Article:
InSciEd Out brings student-driven inquiry to local classrooms
By Seth Thompson, Water Resources Science PhD student
Students across the Twin Cities metropolitan area are getting the opportunity to ask and answer their own scientific questions thanks to the Integrated Science Education and Outreach (InSciEd Out) program. An evidence-based elementary and middle school program, InSciEd Out empowers young learners to investigate society’s most pressing health issues so they can ignite measurable and sustainable changes in the health and wellness of their families and communities. Through a partnership between the College of Biological Science and the Mayo Clinic, InSciEd Out now reaches over 3,000 students form 6 partner schools in the Twin Cities.
Water Resources Science faculty Jim Cotner and PhD student Seth Thompson have worked to develop a water-centric curriculum for the InSciEd Out program that engages students through a focus on the link between water quality and human health. Through strong teach-scientist partnerships, elementary and middles school students perform experience to better understand how contemporary water issues such as eutrophication or contaminants of emerging concern in local water bodies can impact their health. Ultimately, students are empowered to do real science, using the support of Cotner and Thompson to push their questions towards true novelty.
“The types of questions young students come up with are truly amazing,” says Thompson. “Working with these students challenges me to think of my own research questions in a new way. They aren’t afraid to challenge me to explain why I am interested in a question or why they should care about it. That constant challenge has forced me to think more deeply about the scientific questions I am asking as a researcher.”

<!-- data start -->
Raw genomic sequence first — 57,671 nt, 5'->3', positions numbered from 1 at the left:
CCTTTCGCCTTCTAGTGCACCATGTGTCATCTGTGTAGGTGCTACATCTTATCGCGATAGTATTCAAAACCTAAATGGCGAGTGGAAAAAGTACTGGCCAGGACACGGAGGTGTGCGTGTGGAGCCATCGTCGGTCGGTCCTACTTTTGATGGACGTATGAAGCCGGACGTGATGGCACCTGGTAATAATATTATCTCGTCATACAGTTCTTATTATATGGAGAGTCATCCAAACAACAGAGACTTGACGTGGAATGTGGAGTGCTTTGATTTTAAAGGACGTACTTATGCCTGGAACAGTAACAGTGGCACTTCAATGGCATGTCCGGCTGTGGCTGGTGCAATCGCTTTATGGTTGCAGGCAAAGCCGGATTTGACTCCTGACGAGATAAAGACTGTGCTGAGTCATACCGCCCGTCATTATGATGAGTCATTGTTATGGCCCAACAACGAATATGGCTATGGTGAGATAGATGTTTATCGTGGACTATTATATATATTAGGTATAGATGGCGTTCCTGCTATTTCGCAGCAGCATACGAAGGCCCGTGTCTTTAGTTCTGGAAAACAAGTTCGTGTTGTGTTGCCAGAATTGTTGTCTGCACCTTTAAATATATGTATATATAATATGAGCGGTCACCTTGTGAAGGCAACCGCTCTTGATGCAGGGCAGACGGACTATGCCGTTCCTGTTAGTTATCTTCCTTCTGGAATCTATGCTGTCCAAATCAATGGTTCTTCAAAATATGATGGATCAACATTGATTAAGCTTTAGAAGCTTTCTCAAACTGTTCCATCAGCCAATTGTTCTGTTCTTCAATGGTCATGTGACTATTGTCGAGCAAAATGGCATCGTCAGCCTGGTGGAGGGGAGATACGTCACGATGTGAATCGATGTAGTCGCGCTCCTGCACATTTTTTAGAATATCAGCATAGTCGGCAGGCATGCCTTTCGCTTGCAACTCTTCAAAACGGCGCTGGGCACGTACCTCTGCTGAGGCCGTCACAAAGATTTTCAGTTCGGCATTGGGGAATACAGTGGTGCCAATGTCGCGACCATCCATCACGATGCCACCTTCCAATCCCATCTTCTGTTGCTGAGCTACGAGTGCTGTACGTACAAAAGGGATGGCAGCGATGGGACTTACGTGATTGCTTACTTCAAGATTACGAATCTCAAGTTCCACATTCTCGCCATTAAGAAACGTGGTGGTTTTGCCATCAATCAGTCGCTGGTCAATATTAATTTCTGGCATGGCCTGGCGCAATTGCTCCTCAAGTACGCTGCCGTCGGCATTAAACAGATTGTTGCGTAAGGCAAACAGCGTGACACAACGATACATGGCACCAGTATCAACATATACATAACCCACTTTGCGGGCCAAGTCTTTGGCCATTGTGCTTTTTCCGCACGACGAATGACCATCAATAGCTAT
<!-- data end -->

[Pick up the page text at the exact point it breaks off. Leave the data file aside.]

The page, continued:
Through a process known as “student extensions,” InSciEd Out students work with a scientist partner to develop and perform impactful experiments. For example, 8th grade students at one partner school recently completed a project examine the impact of soil texture on the transport of surface water contaminants into ground water. These students will be presenting their work at a year-end research symposium to be held at the University of Minnesota on April 16th.
This emphasis on engaging students in relevant science has paid off. As Kristen Dirksen, a 5th grade teacher at an InSciEd Out partner school puts it, “I have found that the connections with the scientists really brings out even more scientific reasoning in my students. The students are excited to share their knowledge with others, especially their community. There is so much pride in my students when they present their work to the community. They see their value and realize that their science has an impact on others. It's truly and amazing experience.”
For more information about the InSciEd Out program for to learn about opportunities for involvement, contact Seth Thompson at firstname.lastname@example.org.